living in the city and relying on restaurants make it very rare that eating brings back memories of one's childhood days. specially when i'm eating in a japanese restaurant.initially i wanted to have dinner in dessert factory but moved out of the place when they can't find me a decent seat. i mean, solo table, facing the entrance, waiters not even bothering to take my order and poor lighting. duh.
i moved to teriyaki boy and forced myself to order dishes i HAVEN'T ordered previously and looked at options from their fusion maki-zushi and tori karaage selection. if you're not familiar with the terms, think california maki and fried chicken cutlets with a definite twist.
this is where it got interesting.
there's about a dozen selection of the maki-zushi combination with beef, chicken, vegetarian varieties but my eye got caught by the philadelphia roll stuffed with smoked salmon, cream cheese and rolled in paper thin fish flakes otherwise known as Katsuobushi shavings or bonito flakes.to balance all the rice i wanted a spicy counterpoint to the smoky flavor of the roll and the tori karaage (crispy fried chicken bits) seems like the perfect partner. served with a choice of teriyaki, barbecue, ranch or chili dressing it more cuisine fusion than authentic japanese. then again, i had to go back to my primary purpose: VISUAL gastronomic experience. if i wanted authentic japanese i'd be in tokyo.
the maki-zushi got served first and the first bite is always a plain one. no dip, no dressing, just one piece right into my mouth.
that's when it hit me.
i literally closed my eyes as the smoky flavor of the salmon and rich musky flavor of the creamed cheese hit the back of my tongue. the bonito flakes added to the fish flavor that reminded me of smoked dried tuyo.
when i was a kid, my cousin-yaya used to form sticky balls of rice using the cusp of her palm and right in the middle, she would press a bit of smoked dried tuyo or a sweet piece of pork asado, clench her fist to make a rough ball then feed it to me. i loved it. i had fun stacking my rice balls not knowing exactly what surprise i'd find right in the middle. is it the pinoy's version of the maki-zushi roll? in my gastronomic adventures, i find that there are common influences across cuisines that is universal.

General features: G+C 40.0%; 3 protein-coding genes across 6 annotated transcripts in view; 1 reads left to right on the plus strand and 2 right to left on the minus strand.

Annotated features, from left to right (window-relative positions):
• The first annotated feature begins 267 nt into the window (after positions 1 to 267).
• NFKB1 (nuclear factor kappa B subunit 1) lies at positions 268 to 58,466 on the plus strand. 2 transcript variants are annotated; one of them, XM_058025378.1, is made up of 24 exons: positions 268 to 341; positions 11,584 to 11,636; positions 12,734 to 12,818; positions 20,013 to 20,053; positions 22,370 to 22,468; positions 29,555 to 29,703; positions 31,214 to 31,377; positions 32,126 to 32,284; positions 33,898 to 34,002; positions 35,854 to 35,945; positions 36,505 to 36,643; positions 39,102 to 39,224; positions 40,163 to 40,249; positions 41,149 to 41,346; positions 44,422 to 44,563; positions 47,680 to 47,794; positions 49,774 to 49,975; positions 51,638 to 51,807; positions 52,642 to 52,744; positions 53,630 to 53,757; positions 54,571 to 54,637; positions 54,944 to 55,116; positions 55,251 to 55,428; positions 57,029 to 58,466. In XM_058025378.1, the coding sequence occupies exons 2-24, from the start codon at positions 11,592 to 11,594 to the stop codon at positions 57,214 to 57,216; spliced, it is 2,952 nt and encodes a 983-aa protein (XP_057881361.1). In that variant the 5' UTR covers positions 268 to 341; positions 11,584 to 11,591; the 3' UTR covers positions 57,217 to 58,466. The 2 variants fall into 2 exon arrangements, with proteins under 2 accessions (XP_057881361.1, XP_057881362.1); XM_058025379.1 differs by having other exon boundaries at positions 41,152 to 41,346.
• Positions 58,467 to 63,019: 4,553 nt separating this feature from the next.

if the maki-zushi roll was an experience, the tori karaage was just so-so. it had too much batter, in fact, it was almost all batter with very little chicken. not only that, i think they fried it too long or the oil they used needs to be replaced, there was a slightly bitter aftertaste that usually comes when oil has been re-used multiple times.
visually though, it looked gorgeous. the only saving grace was the side dish of crispy wafer thin fried flour chips garnished with parsley and the creamy chili dip that came with the dish.visually i had fun posing my models, taste wise i'm split and probably would give it a total of seven stars out of ten only because the tori karaage missed out on the last three stars. on the other hand, what started as a visual gastronomic experience ended up as a trip down my childhood gastronomic memories.